‘Does Labour have a woman problem?’

Your digest of analysis from the British and international press

Angela Rayner and Keir Starmer
Angela Rayner and Keir Starmer arrive at the Labour Party conference on 25 September in Brighton
(Image credit: Dan Kitwood/Getty Images)

1. Why can’t Labour get behind a woman leader?

Alona Ferber in The New Statesman

On an elephant in the room

Recent speculation over who could succeed Keir Starmer if he is forced to step down as Labour leader has drawn attention to a “giant elephant in the room”, says Alona Ferber in The New Statesman. Why can the party not “get behind a woman leader”? “The Conservatives have done it twice. The Liberal Democrats have done it. The Greens have done it.” In addition, the “SNP, Sinn Fein and the DUP have done it”, meaning that “Labour is the only major party in the UK not to have chosen a woman as leader – and it’s high time it asked itself why”. Does Labour have a “woman problem”? she asks. The party is “more comfortable, perhaps, with women having slightly diminished power, as in the deputy leader position”. But Labour “can, and should, do better than deputy leadership for women”.

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2. We need optimism – but Disneyfied climate predictions are just dangerous

George Monbiot in The Guardian

On environmental fairytales

Oded Galor’s “much-praised” new book, The Journey of Humanity, contains “handwaving and magical thinking” on climate change, says George Monbiot in The Guardian. Galor’s is the latest in a line of books by “professional optimists”, including Bill Gates, Steven Pinker and Matt Ridley, “who have failed to grasp the nature of either Earth systems or the political economy that bears upon them. These men are not climate deniers”. Rather, “they are politics deniers” who tell a “simple story with a happy ending”. This is “the Disney version of environmental science”. “We need optimism, and there could be some grounds for it, but it must be rooted in political and environmental reality,” he says. “Fairytales are a threat to life on Earth.”

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3. The rest of us have to go to work – so what makes civil servants any different?

Judith Woods in The Telegraph

On penpushers

Judith Woods is not buying the “existential office aphorism” that “work is no longer a place”. The Telegraph columnist says working from home means work is now “more slapdashy and may even involve a cheeky afternoon nap, Zoom schedule permitting”. She writes that “work is still a place if you are a chef or a paramedic” or “if you are employed in the retail sector, drive a train or teach”. But work is “no longer a place if you’re a civil servant”, she says, before dismissing “penpushers” and their call for a “flexible working future”. As far as Woods is concerned, it is “blindingly, bleedingly obvious” that “work is where you go to do what you have to do for the taxpayers who employ you. End of. See you all Monday.”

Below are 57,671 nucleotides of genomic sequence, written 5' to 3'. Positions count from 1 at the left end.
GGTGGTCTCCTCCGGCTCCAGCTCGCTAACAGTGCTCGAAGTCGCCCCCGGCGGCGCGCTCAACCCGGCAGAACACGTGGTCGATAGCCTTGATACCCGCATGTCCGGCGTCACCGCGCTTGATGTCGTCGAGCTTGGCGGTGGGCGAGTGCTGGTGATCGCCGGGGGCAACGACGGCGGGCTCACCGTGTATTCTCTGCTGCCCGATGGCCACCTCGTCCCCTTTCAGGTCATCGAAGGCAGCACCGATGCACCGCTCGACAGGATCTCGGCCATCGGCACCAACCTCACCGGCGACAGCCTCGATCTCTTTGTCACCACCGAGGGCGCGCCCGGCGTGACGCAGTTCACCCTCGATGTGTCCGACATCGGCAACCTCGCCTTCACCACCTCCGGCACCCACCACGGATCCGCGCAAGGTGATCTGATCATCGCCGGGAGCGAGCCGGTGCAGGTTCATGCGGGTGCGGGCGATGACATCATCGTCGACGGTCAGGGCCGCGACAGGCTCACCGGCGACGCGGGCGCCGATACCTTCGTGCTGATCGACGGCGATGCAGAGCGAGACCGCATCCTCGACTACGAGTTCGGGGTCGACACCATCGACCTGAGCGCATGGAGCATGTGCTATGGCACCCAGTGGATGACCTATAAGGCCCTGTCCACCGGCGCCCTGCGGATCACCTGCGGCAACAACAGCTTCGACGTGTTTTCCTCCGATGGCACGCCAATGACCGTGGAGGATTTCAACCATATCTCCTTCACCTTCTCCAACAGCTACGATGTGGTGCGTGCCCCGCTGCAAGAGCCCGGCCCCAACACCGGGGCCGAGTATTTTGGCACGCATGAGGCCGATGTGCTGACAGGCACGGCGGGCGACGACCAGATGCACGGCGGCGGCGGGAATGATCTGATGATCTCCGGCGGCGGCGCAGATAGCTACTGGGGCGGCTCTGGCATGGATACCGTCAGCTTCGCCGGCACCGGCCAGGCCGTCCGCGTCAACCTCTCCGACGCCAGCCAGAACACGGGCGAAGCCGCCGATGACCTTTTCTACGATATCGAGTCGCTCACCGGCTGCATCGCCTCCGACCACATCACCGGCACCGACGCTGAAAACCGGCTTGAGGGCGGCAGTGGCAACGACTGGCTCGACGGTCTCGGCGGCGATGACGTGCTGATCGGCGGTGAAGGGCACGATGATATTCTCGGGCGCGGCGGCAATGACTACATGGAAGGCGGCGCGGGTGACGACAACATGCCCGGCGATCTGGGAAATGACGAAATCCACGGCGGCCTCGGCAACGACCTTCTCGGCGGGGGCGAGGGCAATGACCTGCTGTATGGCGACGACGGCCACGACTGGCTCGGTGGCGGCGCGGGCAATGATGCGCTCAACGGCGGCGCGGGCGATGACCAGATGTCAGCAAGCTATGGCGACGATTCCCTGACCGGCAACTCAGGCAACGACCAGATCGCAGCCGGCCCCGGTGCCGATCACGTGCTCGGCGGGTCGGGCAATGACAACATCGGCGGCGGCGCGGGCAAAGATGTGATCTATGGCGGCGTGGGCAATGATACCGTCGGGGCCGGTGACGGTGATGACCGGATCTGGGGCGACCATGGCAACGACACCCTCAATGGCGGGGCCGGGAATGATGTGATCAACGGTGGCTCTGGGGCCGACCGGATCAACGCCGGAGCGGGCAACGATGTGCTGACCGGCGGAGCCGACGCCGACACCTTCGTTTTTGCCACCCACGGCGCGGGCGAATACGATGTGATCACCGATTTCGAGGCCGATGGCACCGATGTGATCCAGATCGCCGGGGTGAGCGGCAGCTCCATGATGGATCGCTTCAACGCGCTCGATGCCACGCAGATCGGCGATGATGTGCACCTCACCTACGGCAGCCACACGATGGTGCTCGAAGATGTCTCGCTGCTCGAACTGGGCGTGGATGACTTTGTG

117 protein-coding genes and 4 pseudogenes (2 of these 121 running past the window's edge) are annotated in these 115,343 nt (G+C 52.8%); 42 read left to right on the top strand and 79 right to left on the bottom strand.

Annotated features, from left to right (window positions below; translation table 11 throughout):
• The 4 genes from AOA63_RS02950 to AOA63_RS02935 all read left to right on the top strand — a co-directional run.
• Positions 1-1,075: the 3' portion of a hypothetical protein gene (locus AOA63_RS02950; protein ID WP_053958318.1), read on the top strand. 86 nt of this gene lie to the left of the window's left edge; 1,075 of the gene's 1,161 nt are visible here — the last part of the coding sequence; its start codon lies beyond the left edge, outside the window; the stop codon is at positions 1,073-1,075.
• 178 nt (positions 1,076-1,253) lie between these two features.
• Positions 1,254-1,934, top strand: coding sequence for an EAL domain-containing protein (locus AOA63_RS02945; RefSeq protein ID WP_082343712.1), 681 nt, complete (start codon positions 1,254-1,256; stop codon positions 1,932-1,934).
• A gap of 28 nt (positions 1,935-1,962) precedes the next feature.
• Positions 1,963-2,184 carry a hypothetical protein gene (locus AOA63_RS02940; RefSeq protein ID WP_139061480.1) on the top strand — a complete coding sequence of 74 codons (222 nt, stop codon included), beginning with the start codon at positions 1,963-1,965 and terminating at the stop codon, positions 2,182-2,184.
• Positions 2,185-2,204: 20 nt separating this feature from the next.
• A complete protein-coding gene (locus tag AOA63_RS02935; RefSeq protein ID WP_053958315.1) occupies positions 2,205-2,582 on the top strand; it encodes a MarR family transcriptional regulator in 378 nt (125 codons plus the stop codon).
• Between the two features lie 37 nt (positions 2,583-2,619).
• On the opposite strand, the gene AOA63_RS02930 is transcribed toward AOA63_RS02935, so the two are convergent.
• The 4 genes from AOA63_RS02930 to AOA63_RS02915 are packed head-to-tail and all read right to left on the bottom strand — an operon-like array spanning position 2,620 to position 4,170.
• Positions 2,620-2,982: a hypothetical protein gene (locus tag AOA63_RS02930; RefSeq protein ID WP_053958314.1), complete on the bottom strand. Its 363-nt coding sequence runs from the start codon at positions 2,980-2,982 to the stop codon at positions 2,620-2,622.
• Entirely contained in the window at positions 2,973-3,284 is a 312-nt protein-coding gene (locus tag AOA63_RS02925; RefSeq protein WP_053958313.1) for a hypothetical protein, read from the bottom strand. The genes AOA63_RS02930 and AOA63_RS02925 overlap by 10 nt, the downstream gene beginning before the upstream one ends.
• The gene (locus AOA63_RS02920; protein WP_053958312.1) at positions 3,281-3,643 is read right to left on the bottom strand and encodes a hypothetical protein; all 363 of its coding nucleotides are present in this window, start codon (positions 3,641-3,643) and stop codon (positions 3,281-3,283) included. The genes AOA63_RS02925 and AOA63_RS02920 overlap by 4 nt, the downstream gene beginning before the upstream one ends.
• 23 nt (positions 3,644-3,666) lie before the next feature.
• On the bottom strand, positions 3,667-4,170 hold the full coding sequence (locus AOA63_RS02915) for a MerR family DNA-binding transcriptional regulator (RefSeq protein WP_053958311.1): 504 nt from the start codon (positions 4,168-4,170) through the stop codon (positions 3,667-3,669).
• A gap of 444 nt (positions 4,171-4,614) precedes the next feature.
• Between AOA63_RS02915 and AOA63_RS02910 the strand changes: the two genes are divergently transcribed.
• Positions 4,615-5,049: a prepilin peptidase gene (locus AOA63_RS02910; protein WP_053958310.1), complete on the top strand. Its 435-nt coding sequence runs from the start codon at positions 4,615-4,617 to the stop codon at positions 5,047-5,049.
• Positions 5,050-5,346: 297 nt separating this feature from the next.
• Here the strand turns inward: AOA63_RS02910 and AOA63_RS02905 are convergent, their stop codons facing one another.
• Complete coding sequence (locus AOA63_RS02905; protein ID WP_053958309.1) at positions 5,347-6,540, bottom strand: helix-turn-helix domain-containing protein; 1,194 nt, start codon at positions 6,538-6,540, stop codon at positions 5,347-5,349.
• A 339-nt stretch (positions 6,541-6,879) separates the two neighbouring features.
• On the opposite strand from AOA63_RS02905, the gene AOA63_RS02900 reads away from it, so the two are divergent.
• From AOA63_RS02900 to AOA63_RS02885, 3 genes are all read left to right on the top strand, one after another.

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4. My solution to unfair traffic fines

Rory Sutherland in The Spectator

On subtle signage

“I have worked in advertising for 30 years,” says Rory Sutherland in The Spectator. “Believe me, while it is quite difficult to display information in a form where everyone pays attention to it, conversely it is very easy indeed to convey information in a form which attracts no attention at all.” He believes the latter strategy is at work in car parks at Heathrow airport, where signs about charges are kept discreet, to encourage more people to inadvertently flout rules and become liable for penalties. “Since the DVLA is happy to reveal my address to parking operators to allow them to fine me, it is only fair that they should reveal the home address of the CEO of the parking company to anyone who is fined,” he writes. “For good measure, they could helpfully add the names of any children, which schools they attend and what the family dog looks like. It won’t be long before the signage miraculously gets better.”

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5. Public dissemination of Peter Andre’s private parts is downright hypocritical

Dan Wootton in the Daily Mail

On double standards

“Oh, how easy it has been to laugh.” says Dan Wootton in the Daily Mail, of reports about Peter Andre’s “chipolata” manhood that has become part of the “Wagatha Christie” trial. But “just imagine in this woke world, if Peter had dared to make the same comments about a woman’s body. Not only would he be immediately cancelled by the social media mob, the jibes would not be allowed to ricochet far and wide across the internet.” Wootton feels there is a “wider point” about “how straight men are expected to shrug off comments about their body, while being told at the same time they’re being sexist Neanderthals if they dare to compliment a woman on how they look”. “Can’t we all make a solemn promise to never speculate on his penis in public ever again?”

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